Your Role In Other Stuff

Divorce and other Emotional Situations – for Employees (and you personally)

With one in three marriages ending in divorce, it is highly likely that someone in your team will go through a divorce at some time. Sadly, it is even possible that that person may be you.

Equally, we also all go through other relationship breakdowns, and have to deal with other difficult family relationships with parents, siblings or children. These things are part of life.

And because life and work aren’t separate, these big things in life often impact work.

As a normal human being, our temptation when we see someone going through a tough spot in life is to ‘care’ for the person, almost in a paternal/maternal way. In the height of an emotional moment or conversation, we want to dive right in and support the person, and that’s a really nice thing to do, but it may not always be the best thing to do.

Equally, if it’s you in the tough situation, it may not always be the best thing, especially in the long term, for you to have the whole team involved in every intimate detail of the worst times in your life. It’s one thing having a great friend or two at work, but quite another if everyone knows your business and you become quite famous for that particular problem or issue, as opposed to everything else you have to offer.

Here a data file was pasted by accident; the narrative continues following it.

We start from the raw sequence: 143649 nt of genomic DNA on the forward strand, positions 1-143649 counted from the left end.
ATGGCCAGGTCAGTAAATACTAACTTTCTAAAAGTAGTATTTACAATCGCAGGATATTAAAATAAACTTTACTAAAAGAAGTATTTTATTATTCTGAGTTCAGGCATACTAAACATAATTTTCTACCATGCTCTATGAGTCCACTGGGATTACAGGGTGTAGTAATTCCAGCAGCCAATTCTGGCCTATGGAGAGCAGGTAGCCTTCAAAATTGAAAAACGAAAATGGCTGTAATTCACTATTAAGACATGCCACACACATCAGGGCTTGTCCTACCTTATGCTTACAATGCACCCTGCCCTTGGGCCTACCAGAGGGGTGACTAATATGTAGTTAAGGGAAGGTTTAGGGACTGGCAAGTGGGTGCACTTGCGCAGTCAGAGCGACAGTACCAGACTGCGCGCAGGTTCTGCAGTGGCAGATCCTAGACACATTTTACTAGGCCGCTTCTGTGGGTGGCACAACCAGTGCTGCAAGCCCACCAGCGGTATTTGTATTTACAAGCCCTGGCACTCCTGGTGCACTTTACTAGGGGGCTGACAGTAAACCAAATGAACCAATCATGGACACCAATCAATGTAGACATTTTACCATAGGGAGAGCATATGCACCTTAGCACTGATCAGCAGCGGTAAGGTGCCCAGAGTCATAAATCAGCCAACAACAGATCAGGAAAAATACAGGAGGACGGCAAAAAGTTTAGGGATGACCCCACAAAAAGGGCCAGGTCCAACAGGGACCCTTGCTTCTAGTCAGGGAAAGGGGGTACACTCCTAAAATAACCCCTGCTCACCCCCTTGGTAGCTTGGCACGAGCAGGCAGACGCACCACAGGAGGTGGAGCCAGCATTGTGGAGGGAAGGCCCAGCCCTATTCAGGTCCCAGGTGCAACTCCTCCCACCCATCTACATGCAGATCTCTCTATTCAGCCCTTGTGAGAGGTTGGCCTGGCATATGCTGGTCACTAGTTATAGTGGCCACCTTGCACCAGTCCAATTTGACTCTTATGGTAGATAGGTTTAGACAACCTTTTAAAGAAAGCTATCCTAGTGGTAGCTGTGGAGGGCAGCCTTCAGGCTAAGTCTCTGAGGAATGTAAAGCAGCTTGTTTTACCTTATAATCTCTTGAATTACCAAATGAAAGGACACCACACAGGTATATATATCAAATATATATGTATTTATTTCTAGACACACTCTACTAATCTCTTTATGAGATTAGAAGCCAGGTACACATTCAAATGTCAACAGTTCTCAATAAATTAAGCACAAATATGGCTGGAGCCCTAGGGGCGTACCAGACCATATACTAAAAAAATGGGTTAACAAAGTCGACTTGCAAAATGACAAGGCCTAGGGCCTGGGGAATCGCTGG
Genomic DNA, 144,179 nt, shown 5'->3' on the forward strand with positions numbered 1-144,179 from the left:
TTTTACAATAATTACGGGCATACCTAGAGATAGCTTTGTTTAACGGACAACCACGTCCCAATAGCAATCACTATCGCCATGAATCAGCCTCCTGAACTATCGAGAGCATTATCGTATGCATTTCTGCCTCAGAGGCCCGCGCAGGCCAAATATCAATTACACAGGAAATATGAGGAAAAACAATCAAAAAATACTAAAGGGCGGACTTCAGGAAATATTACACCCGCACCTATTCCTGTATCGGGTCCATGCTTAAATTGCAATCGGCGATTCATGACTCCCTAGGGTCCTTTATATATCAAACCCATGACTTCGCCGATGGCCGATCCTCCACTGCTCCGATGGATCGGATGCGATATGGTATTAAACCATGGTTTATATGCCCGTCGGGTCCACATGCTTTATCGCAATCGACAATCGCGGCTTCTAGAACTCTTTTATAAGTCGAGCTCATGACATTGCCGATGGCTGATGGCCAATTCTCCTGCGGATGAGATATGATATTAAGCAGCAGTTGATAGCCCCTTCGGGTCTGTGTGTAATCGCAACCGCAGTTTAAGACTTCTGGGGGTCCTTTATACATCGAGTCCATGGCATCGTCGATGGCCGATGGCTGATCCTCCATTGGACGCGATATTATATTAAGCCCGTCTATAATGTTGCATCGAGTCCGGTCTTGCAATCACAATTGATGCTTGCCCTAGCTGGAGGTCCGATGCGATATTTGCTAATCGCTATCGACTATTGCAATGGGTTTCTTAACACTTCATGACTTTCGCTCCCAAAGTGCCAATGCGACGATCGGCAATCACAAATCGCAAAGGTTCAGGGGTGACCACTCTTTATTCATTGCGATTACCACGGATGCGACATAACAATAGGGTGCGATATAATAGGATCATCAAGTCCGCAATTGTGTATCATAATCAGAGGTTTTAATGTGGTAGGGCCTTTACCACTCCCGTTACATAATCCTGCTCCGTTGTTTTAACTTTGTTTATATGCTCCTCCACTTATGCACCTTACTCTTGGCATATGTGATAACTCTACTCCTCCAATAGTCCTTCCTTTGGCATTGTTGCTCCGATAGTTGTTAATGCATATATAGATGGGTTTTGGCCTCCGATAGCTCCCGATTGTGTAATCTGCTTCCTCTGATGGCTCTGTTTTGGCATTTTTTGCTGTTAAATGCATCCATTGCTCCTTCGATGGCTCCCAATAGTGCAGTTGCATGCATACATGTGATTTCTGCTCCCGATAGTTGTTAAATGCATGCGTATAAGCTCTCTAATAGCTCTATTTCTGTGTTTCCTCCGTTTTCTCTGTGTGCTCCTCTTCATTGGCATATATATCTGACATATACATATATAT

In dealing with highly emotional situations, here’s some things to consider

  1. Some of these highly emotional issues, particularly separations, can be akin to grief.
  2. The process of resolving the issue or relationship will rarely be linear.
  3. There are often long term implications, so always think as long term as possible
  4. Every person and situation is different
  5. You need to consider yourself, the other person and the team

 

As a colleague, you can do three things to support a colleague going through a tough situation –

  1. Care
  2. Offer sustainable support
  3. Make work OK

 

And you can avoid three things –

  1. Getting caught up in the moment
  2. Offering open-ended support
  3. Letting this individual issue crash the team or the work you’re doing together

 

If it’s you, that is directly involved, hard as it might be, try and think of these things –

  1. Hold your personal story for just a few close friends at work, not everyone
  2. Manage your requests for time off so that you hold some time for unexpected things
  3. Keep your reputation attached to everything you are, not just this event

 

© 2017 All rights reserved
mwah. making work absolutely human

Let’s look at the things to consider in a little more detail –

  1. Some of these highly emotional issues, particularly separations, can be akin to grief

It’s important to understand the seriousness of some of these issues. They can be like grief, and they can also lead to real anger and frustration. They can bring into question a person’s whole perception of their identity. Unless you’re a qualified counsellor or psychologist, you can be aware of these emotions and respect them, without attempting to resolve them or offer personal advice.